Selection of CRT monitor parameters

In CRT monitors, the actual screen working surface is slightly smaller than declared by the manufacturer, due to the protuberances of the screen that are always present in a CRT monitor. Even in the latest models with almost flat screens (FST - Flat Square Tube) there are slight horizontal bulges.

Useful screen size
diagonal screen size of the monitor (expressed in inches)

Currently, standard resolutions on CRT monitors are e.g. 1024 × 768 (XVGA), 1280 × 1024 (SXGA) and 1600 × 1200 (UXGA). Due to the ability to display multiple resolutions (multiple frequencies), it is only important that the monitor provides the right vertical refresh rate for high resolution.

parameter determining the number of pixels of the image displayed on the screen in the current mode of the computer monitor; the resolution is expressed as the number of horizontal and vertical pixels of the image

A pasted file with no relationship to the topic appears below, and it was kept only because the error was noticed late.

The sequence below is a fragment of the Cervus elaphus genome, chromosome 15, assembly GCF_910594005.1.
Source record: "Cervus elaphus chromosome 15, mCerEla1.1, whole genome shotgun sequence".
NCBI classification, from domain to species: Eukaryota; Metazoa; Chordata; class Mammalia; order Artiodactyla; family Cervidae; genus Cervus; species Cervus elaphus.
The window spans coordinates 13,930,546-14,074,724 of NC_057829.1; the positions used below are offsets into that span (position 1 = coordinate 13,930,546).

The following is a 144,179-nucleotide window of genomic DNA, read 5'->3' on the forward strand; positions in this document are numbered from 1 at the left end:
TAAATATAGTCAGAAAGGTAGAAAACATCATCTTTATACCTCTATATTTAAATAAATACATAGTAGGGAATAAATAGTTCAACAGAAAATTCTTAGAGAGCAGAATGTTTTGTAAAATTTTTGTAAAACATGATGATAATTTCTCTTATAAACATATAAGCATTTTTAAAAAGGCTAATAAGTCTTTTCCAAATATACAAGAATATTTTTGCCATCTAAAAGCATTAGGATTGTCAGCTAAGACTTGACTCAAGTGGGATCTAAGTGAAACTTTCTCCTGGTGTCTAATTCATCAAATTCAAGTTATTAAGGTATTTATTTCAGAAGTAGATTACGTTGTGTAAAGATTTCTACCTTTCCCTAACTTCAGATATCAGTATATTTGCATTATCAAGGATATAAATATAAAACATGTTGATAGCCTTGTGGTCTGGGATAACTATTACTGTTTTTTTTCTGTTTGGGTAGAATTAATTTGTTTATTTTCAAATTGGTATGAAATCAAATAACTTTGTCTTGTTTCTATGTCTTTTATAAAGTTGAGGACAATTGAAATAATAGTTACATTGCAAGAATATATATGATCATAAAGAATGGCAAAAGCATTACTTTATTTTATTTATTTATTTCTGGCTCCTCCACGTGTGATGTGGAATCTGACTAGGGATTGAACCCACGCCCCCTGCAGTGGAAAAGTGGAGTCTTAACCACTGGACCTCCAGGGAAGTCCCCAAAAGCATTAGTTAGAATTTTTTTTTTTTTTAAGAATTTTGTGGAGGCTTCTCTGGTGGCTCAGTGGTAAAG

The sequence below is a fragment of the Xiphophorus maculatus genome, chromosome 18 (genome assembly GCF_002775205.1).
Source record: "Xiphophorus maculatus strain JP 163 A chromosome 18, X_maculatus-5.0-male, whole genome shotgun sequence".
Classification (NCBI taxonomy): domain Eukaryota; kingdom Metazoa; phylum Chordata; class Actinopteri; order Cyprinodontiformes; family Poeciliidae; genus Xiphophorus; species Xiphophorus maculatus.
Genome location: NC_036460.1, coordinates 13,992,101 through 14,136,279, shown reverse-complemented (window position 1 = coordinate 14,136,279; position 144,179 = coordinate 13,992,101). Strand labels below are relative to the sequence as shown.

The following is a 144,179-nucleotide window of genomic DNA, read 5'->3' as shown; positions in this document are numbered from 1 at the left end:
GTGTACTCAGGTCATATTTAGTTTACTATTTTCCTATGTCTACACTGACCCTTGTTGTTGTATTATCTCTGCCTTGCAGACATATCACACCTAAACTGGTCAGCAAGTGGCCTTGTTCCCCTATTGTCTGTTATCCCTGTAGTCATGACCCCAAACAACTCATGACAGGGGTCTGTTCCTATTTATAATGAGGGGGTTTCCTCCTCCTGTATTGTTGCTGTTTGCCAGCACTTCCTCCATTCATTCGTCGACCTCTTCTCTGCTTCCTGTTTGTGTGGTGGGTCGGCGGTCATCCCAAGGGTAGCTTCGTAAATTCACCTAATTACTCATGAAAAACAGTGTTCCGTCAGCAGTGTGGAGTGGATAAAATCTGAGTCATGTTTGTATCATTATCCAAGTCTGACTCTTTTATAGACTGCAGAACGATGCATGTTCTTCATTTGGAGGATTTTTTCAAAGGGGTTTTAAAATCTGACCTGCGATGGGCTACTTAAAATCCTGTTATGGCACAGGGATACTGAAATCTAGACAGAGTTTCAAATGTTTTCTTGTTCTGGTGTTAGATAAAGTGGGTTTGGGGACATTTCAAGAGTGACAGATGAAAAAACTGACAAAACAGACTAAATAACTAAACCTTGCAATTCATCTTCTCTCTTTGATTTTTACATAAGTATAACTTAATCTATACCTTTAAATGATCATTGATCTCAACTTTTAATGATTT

In a CRT monitor, a physical pixel arranged on the screen surface does not translate directly into a "computer" pixel understood as the smallest element of the image processed by the graphics card. Most often, when working with a CRT monitor, a single pixel computer image generated by a graphics card translates into several physical pixels of the mask.

Therefore, to semantic distinguish the concept of pixel image sent from the graphics card and the pixel of the actual picture tube introduced the concept of a spot. The smaller the spot, the more densely spaced the elements are, which translates into better image sharpness. The most common spot sizes: 0.2mm; 0.24mm; 0.25mm; 0.28mm.

Dot size on the CRT monitor
distance in [mm] between two pixels (triads) in a given CRT.